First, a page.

I write a lot about how I feel, about who I am and my story with grief…but what about my Mum?
My Mum was my best friend. I can’t really encapsulate the essence of my mother into a legible series of words, as I’m sure is true of any attempt to summarise the complexities of a whole person. However, I’ll give it a bloody good go.
She was friendly, silly, and approachable, with a warming presence and an ever so slightly inappropriate sense of humour. She loved music, introducing my brother and me into a lifelong infatuation with reggae, ska, rhythm and blues, disco, soul, rock ‘n’ roll, and Motown. She loved Elvis, The Beatles, Madness, Chaka Khan, and Janet Kay. Mum loved a party, being able to socialise, and spending time with loved ones – especially if there was free food! Her skin was always warm, and she wore Chanel Chance. Mum loved jewellery and wore mostly gold. She also loved a novelty earring, some of her favourites included pink Barbie doll shoes, teddy bears holding presents, and Christmas baubles bearing the inscription “I ❤️ XMAS”.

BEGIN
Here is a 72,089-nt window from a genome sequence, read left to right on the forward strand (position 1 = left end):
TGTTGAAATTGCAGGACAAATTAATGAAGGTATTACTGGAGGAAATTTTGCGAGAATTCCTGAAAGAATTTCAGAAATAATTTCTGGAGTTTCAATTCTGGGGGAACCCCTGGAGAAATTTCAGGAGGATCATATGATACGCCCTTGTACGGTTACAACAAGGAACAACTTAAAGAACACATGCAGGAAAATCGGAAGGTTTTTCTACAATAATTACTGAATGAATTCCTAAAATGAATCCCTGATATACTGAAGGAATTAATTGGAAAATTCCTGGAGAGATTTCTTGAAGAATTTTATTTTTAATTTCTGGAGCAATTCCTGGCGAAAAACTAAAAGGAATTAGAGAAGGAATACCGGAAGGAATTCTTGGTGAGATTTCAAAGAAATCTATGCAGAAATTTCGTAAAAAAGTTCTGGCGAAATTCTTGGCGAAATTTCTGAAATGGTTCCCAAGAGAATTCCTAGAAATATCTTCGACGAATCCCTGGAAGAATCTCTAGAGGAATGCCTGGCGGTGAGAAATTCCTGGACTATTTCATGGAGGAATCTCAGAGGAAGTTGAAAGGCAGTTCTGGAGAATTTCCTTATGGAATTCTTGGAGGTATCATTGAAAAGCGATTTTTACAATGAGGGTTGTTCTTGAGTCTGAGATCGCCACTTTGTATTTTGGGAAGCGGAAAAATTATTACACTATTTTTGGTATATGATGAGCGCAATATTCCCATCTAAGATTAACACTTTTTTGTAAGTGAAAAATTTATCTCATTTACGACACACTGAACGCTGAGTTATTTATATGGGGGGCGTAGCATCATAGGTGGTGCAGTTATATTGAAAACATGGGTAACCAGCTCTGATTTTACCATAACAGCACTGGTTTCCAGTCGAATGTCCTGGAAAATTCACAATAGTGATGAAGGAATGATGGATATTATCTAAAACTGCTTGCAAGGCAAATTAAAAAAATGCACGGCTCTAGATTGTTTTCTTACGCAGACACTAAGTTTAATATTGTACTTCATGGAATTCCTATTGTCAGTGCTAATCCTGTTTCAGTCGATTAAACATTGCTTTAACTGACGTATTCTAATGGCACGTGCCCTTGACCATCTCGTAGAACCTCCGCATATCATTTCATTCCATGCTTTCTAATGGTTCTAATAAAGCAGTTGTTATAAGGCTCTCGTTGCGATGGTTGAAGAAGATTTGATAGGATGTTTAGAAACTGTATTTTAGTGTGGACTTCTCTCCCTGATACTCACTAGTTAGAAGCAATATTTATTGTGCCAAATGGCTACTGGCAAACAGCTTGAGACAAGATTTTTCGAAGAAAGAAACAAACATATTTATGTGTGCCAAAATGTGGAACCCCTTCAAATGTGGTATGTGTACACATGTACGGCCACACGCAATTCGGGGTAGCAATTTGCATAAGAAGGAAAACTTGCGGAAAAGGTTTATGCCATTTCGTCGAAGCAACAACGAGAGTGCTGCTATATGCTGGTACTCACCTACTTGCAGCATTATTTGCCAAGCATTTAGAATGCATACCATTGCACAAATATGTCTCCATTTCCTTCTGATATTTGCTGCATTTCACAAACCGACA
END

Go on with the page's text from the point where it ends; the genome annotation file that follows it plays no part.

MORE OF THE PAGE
Susan Janet Geary – Sue to everyone, hence the exquisite pun for my website name – was born on 2nd August 1963 in London. Second and youngest child of my Nan and Grandfather (his name was Mike Geary, he passed away in 1966) little brother to Michael junior. Mum was really switched on when it came to maths, being offered a job by Barclays Bank as soon as she left school aged only 15. She passed her driving test on April Fool’s Day 1981, thus becoming the designated driver for the rest of her life as she never drank a drop of alcohol (except for that one time she had a piña colada whilst we were on holiday in Turkey one year, vomited, and then had a hangover – that was a F U N day). Around Mum’s teenage years, my Nan met my “Grandad” and married him. He would become a father figure to my Mum and uncle, and later lovingly known as Deda by all four grandchildren.